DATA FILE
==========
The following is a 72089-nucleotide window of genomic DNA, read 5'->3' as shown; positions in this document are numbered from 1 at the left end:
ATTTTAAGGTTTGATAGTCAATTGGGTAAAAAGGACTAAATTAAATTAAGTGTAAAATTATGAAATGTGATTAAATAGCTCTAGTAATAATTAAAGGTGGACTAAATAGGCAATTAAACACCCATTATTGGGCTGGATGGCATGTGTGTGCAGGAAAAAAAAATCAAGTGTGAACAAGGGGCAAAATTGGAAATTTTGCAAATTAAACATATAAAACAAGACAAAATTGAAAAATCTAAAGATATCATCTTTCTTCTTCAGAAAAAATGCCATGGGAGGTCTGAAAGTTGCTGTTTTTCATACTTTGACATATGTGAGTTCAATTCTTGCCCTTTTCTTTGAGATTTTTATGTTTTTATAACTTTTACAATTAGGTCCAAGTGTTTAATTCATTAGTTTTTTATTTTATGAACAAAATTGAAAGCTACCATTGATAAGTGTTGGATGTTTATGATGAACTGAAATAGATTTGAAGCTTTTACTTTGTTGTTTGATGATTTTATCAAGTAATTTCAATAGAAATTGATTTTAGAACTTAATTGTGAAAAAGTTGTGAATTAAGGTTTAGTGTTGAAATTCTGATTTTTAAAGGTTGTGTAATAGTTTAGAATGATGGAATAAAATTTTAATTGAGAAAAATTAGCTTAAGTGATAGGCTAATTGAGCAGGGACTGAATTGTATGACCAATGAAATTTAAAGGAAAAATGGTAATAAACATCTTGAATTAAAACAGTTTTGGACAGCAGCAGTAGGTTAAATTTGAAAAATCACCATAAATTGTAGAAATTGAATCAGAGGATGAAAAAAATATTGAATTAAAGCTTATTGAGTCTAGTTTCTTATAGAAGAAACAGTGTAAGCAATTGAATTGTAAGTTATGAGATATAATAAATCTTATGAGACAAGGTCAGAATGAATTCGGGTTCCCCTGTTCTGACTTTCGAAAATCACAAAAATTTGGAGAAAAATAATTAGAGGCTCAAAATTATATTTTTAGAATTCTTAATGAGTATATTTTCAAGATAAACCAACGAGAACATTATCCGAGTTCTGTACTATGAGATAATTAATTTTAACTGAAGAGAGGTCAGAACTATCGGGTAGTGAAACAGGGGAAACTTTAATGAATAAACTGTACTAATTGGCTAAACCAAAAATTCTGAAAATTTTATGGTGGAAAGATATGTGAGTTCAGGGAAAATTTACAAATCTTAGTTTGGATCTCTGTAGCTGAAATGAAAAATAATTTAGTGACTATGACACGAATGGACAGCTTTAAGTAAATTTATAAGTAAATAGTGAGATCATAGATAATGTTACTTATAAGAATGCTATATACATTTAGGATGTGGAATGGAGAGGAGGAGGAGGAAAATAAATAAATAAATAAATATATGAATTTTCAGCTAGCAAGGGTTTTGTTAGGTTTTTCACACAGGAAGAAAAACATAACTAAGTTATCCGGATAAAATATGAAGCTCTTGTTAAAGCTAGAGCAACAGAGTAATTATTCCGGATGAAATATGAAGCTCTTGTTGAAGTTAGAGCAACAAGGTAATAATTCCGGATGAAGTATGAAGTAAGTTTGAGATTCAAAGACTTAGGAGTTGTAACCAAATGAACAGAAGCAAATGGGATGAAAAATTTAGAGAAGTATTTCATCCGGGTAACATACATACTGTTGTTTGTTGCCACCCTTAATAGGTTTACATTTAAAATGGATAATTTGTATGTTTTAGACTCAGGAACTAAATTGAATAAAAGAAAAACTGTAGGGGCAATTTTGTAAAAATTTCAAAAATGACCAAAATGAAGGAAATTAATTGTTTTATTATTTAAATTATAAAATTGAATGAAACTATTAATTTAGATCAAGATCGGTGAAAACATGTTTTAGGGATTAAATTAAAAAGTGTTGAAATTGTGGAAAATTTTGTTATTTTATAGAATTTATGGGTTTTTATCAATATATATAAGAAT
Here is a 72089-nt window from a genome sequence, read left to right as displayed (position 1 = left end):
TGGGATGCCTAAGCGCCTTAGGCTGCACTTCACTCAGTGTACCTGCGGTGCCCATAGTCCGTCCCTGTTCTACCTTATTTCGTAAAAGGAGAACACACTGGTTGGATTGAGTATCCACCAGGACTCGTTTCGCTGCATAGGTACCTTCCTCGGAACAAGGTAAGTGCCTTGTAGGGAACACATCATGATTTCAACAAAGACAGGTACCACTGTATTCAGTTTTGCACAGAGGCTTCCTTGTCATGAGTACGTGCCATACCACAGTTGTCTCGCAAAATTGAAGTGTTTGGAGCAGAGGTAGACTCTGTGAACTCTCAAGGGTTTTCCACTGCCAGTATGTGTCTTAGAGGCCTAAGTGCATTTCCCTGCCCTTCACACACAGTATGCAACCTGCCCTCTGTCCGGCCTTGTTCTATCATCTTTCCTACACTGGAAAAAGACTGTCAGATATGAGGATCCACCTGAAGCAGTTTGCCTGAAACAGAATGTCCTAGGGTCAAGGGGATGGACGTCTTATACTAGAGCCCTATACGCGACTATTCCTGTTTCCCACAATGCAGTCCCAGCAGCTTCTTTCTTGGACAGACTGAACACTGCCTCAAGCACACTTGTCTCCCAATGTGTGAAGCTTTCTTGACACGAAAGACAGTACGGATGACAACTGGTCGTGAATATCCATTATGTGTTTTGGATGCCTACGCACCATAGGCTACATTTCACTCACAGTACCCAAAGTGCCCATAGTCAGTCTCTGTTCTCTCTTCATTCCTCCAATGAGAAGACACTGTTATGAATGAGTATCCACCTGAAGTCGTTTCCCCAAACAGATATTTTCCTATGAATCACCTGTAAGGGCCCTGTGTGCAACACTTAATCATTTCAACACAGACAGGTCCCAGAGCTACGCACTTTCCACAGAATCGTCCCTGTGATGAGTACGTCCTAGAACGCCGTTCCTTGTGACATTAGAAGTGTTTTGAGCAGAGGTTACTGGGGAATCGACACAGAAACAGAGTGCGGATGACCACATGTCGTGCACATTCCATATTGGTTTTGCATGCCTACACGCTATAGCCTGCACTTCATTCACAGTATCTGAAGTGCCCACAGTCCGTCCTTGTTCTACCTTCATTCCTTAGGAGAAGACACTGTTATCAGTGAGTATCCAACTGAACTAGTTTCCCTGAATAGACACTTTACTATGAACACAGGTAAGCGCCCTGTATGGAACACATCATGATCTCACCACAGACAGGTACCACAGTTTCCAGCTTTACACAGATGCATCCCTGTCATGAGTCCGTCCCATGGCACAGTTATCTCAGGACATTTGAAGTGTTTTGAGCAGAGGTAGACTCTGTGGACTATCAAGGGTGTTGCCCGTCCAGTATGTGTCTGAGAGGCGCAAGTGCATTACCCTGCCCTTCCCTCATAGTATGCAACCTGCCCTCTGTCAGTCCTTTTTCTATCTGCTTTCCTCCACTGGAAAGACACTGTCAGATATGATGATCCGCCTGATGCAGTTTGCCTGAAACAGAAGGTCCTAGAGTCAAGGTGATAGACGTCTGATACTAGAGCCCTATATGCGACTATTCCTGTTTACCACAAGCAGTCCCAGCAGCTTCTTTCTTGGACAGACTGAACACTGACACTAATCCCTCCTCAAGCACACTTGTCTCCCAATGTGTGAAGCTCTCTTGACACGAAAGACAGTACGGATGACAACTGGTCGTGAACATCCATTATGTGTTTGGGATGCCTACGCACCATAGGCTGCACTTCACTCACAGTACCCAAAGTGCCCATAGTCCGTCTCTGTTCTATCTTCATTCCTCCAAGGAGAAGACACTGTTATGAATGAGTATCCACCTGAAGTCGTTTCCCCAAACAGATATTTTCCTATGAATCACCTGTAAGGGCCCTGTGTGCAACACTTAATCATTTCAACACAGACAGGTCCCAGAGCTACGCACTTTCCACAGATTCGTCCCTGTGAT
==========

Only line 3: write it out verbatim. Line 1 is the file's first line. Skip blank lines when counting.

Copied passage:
Here is a 72089-nt window from a genome sequence, read left to right as displayed (position 1 = left end):